Tags: vegetarian | diet | health | low fat | high fiber | phytoestrogens | whole grains

What Is the Macrobiotic Diet?

Thursday, 18 Nov 2010 04:41 PM

The macrobiotic diet is a fairly strict and rigid regimen that consists of whole grains and vegetables. Vegetables like beans and other foods like brown rice that have low fat and high fiber content constitute a major part of this vegetarian diet.

Processed and high-sugar foods are a strict no-no in this diet plan. The guidelines of this diet plan have evolved over the years. With its roots embedded in the philosophy of the Far East, it stresses eating vegetables that are grown organically and eaten fresh. The guidelines are not restricted to certain types of food, but rather how the food is prepared. The diet insists that food is prepared without using a microwave and suggets healthier ways of cooking like the pressure cooker.

The diet also states that eating food in a slow, relaxed manner and chewing it thoroughly is another important aspect to weight loss that is ignored by most people. The macrobiotic diet is a predominantly vegetarian diet that includes various soy products.

Usually, a low-fat and high-fiber diet is recommended in the event of chronic diseases like endometriosis and cancer. While there is no groundbreaking research proving that this diet may be helpful in cancer prevention and treatment, it does promote healthy eating habits.
Foods that are rich in fiber, whole grains, beans, and other vegetables play a major role in this diet. The macrobiotic diet is also beneficial for women going through menopause because it helps them cope with various symptoms.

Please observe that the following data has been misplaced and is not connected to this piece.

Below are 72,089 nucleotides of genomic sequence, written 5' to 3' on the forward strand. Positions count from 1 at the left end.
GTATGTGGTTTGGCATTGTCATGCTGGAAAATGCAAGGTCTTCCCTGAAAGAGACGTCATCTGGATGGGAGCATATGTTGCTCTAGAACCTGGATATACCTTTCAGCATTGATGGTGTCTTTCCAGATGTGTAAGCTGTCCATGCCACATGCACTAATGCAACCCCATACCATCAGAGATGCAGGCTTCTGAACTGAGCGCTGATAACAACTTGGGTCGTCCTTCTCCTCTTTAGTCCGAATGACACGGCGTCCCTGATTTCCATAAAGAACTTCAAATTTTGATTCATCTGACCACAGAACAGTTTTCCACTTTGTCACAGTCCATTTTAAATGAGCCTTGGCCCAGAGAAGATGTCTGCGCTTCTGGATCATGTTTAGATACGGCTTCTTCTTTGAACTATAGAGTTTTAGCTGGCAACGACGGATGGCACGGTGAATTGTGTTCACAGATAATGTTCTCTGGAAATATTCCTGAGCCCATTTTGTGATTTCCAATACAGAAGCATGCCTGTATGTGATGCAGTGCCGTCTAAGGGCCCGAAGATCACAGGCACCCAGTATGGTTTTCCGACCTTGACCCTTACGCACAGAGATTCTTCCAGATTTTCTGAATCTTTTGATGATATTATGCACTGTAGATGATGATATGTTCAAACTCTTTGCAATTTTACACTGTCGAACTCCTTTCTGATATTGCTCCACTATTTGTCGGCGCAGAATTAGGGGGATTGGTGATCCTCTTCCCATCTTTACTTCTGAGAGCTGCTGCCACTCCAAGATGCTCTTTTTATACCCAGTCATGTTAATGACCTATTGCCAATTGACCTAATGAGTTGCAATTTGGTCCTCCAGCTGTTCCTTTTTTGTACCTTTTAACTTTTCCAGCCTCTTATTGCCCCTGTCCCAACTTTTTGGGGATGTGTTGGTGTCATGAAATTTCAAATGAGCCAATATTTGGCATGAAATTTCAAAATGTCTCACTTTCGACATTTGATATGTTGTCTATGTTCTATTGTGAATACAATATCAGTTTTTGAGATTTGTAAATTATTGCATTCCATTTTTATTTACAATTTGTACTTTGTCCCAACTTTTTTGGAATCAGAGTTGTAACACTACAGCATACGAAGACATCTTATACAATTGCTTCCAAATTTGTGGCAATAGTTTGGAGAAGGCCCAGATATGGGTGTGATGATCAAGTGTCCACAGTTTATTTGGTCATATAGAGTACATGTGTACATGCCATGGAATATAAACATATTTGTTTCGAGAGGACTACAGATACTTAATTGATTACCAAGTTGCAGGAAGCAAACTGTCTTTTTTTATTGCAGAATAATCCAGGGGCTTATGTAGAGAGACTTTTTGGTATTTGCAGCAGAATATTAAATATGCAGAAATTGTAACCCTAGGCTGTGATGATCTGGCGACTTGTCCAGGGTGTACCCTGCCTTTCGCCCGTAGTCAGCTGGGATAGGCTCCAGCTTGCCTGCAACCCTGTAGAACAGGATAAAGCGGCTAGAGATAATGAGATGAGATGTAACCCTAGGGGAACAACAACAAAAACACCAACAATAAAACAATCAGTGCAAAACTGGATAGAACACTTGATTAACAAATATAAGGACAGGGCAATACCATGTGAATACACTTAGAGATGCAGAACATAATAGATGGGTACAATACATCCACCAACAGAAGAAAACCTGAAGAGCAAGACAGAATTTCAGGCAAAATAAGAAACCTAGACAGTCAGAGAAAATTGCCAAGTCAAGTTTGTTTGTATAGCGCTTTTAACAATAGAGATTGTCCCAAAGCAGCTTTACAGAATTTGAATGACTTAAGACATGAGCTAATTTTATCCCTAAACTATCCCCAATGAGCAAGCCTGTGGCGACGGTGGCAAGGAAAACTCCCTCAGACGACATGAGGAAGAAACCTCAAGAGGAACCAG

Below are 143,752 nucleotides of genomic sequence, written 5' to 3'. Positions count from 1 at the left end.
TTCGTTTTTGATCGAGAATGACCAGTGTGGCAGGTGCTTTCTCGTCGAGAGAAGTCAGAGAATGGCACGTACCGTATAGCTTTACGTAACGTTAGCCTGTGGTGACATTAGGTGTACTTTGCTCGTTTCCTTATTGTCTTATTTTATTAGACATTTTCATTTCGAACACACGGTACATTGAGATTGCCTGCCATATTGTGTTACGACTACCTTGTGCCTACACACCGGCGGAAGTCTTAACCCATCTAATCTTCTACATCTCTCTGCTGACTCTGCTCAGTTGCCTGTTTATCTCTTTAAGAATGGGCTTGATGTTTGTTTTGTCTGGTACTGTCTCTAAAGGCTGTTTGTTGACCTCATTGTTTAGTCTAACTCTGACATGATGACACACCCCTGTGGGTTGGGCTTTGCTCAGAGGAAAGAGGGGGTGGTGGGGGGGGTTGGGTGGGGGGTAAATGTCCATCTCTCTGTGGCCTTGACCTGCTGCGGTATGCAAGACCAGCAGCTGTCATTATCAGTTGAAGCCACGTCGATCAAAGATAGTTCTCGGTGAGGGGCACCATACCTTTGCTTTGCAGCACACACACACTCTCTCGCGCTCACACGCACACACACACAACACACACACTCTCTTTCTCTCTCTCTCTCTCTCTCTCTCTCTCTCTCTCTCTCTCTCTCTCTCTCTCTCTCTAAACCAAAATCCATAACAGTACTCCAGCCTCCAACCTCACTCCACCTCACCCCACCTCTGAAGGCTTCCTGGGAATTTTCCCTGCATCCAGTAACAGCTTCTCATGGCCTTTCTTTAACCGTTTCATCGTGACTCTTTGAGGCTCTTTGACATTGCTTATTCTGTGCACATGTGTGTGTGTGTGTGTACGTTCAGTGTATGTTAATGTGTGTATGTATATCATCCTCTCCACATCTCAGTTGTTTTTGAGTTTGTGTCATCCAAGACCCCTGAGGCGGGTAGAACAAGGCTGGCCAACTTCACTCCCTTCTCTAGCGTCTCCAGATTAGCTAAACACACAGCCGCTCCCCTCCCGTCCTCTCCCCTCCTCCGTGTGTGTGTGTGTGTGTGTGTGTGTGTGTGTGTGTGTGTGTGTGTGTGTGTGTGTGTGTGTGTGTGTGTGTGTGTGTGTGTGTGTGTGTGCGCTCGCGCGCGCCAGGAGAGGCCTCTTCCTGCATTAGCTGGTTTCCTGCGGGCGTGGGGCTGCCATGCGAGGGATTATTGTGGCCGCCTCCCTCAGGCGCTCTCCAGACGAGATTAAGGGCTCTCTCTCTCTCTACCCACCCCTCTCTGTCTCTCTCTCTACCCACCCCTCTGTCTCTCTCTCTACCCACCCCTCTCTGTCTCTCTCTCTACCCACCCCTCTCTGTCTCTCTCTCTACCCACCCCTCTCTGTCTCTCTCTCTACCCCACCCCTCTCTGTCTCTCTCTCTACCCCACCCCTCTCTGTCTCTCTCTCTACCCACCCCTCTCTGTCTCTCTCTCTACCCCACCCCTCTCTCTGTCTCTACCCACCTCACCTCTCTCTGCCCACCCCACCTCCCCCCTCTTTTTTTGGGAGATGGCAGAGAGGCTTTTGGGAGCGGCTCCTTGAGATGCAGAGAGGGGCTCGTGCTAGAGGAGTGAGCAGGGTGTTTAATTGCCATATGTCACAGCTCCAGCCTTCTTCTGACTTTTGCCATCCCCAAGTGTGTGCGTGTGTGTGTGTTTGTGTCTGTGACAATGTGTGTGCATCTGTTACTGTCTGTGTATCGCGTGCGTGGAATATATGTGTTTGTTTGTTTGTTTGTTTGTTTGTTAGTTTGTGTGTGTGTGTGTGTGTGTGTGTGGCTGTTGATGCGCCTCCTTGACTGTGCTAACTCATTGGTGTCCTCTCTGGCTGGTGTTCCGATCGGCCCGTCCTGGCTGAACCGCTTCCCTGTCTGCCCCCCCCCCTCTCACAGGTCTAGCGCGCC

While high-fiber foods are excellent due to their low calorie content, the macrobiotic diet stresses the importance of eating foods that gives the body essential fats. Complex carbohydrates, saturated fats, and natural (unprocessed) foods are incorporated into the diet. Alcohol, cheese, eggs, meat, sugar, and spices are completely avoided to promote sound physical health. The main disadvantage of this type of vegetarian diet is that it may result in a deficiency of iron and calcium, if followed without proper guidance.
Whole grains like barley, millet, rye, corn, buckwheat, and flour products like noodles, pasta, bread, baked goods, and even rolled oats form a part of the diet. Soup made from fermented soy beans and steamed, boiled, baked, and sautéed vegetables make the vegetarian diet very tasty and are also extremely nutritious.

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